Sawsan: Yah, I swear to God I was so little. And now for God’s sake is it fair that they don’t give me whatever belonged to my husband? From Korek we came down and went to the people. My husband was a soldier, then we were not married. I was so little but we were all relatives to each other and were brought up in this Bekhal and Kanyaqur. We were with our uncle; we had no father and mother. They took two or three people and imprisoned them for six to seven months. People knew me well. Yet, they do not do anything for me for the issue of reimbursements for political prisoners. They took many people, my husband’s father and some other relatives. In Erbil they imprisoned them for six months. Later they sent back the old men. I was a child, almost not seven years old, but I remember they took the young ones, my husband and some others, to a jail I cannot remember. This is the prison; it’s written year 1962 until 1965. When he was back they made this ID for him. Look and read to know what jail it was.

 

Interviewer: In Kerbela.

 

Sawsan: From ‘62 to ‘65 they caught him. They all came back. They were sick. He had a surgery and lost a kidney after it. He had one kidney when he was killed. And that was in the Iran war.

 

Interviewer: It means he went to Iran, too?

 

Sawsan: Yah, we went to Iran, too, after I married him. But as for his imprisonment, it was when I was six or seven years old. When we went to Iran, I was by his side. I had two kids. Two or three of my children died here in Iraq. We went to Iran and came back. We were there for almost one year and a half. When he came back from prison, I was still a child and I can remember it like a dream. I was much younger than him, by ten to twelve years. After I married him, three of my children died here. And we went with all other people to Faqeyan almost three years. Then we returned. Then there were negotiations and during spring, the war broke out. All people climbed the mountains, some stayed in the town. They razed all the villages. We were in Iran for a year and a half, too. We were in Barzewe Camp, too, and from there they moved us to Karaj. Three months and twenty days we were at the suburbs of Tehran. From there we came back to Qasre Shirin. Also for fifteen or sixteen days we were at a camp and in the south also almost two years. Now in the south one of my daughters and a son died; I don’t know even their graves.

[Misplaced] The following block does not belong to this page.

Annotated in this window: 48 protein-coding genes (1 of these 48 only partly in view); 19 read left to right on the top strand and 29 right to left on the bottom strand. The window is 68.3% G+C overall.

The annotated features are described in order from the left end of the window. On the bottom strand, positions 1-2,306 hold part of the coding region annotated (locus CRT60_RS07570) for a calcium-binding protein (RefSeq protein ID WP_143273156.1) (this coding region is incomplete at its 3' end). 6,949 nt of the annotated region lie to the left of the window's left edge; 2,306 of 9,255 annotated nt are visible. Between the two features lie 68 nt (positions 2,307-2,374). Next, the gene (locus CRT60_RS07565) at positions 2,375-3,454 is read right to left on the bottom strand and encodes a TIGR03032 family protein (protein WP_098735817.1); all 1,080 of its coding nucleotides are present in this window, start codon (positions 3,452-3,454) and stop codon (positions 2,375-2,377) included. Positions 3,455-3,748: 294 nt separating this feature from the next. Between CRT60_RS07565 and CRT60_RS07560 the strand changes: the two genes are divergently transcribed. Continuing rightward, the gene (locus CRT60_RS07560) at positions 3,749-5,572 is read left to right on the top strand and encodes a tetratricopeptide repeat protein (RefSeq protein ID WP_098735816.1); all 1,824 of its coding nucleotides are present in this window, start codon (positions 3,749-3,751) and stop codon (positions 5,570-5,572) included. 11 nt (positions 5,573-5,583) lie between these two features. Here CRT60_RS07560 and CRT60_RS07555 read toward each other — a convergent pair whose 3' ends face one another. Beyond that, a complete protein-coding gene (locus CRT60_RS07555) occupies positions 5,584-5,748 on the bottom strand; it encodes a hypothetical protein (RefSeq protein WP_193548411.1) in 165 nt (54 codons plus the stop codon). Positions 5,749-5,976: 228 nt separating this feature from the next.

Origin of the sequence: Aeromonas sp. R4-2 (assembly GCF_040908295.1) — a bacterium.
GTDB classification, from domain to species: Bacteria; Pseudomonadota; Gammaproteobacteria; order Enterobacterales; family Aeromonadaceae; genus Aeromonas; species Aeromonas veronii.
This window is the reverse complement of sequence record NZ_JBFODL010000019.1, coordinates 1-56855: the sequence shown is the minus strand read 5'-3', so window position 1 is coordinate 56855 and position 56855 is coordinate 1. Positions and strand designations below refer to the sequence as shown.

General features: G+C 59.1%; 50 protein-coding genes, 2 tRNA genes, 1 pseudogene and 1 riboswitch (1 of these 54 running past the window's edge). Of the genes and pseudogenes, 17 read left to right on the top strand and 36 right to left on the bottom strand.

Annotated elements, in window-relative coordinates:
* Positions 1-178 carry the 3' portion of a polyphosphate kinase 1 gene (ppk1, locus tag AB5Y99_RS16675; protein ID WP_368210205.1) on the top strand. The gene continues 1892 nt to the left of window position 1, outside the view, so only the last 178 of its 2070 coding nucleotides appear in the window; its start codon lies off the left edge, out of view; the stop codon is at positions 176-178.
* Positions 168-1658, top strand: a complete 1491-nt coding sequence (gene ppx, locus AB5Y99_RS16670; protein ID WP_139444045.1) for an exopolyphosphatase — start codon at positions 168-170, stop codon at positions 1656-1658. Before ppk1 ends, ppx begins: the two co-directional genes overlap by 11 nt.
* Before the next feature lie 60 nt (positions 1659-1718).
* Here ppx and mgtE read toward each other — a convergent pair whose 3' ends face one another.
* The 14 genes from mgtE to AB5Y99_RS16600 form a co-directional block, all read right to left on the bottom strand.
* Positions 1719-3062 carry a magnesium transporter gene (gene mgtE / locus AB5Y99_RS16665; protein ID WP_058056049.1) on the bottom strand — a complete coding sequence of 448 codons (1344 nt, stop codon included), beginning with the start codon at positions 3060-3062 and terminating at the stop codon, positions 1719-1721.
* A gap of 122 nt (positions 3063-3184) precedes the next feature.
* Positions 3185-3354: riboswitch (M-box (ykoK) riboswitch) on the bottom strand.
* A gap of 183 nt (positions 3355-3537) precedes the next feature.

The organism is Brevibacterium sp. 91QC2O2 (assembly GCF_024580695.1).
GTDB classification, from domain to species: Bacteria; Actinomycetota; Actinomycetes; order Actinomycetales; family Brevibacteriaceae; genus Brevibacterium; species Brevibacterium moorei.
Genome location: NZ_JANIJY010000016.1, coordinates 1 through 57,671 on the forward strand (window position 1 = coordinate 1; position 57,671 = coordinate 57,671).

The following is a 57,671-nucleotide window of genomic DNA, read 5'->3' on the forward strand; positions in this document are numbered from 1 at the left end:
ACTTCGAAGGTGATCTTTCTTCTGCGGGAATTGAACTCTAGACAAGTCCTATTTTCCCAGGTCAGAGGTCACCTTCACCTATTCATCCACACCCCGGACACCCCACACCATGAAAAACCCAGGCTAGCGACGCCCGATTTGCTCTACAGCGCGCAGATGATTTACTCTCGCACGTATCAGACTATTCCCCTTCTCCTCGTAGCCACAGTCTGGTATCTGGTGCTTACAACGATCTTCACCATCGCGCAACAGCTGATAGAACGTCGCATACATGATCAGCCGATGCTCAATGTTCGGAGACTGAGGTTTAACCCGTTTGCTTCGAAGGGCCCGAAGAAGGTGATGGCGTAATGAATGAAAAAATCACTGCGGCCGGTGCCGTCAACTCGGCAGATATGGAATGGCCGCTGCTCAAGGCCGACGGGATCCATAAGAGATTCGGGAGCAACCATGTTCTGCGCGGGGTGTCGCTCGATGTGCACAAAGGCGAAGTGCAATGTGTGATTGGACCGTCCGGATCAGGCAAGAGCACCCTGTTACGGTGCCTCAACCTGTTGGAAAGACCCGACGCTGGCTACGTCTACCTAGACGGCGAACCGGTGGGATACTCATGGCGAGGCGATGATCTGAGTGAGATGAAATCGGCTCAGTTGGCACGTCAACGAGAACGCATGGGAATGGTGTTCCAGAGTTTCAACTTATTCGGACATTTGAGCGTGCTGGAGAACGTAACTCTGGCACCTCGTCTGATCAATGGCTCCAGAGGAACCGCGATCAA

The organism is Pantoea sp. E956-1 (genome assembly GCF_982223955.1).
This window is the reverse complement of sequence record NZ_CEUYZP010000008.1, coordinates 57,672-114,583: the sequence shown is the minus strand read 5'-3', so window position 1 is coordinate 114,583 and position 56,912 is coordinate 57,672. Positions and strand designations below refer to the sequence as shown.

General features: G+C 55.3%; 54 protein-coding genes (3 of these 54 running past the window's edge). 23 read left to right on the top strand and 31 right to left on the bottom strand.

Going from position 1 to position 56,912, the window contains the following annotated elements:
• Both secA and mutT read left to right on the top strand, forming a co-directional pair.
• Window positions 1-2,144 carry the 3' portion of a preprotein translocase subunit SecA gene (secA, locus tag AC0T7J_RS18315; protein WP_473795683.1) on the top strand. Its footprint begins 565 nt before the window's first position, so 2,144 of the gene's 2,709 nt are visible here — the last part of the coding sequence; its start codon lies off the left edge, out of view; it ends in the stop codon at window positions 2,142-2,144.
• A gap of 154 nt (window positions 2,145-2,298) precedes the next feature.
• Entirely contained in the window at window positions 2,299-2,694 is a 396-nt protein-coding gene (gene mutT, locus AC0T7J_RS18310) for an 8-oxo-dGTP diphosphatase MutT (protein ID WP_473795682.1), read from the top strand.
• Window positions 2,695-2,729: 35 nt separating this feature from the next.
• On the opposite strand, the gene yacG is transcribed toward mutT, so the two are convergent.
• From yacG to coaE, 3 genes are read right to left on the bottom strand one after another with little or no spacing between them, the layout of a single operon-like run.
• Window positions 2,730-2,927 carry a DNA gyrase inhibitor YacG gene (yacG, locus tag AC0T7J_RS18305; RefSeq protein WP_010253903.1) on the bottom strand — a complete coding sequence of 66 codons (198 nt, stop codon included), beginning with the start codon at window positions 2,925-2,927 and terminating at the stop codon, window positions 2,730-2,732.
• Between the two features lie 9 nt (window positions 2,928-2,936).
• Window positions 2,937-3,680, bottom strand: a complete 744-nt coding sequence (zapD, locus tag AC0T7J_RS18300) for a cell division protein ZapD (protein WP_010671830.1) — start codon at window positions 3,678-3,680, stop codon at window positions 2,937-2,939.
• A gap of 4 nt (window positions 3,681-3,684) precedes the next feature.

Interviewer: They were grownups?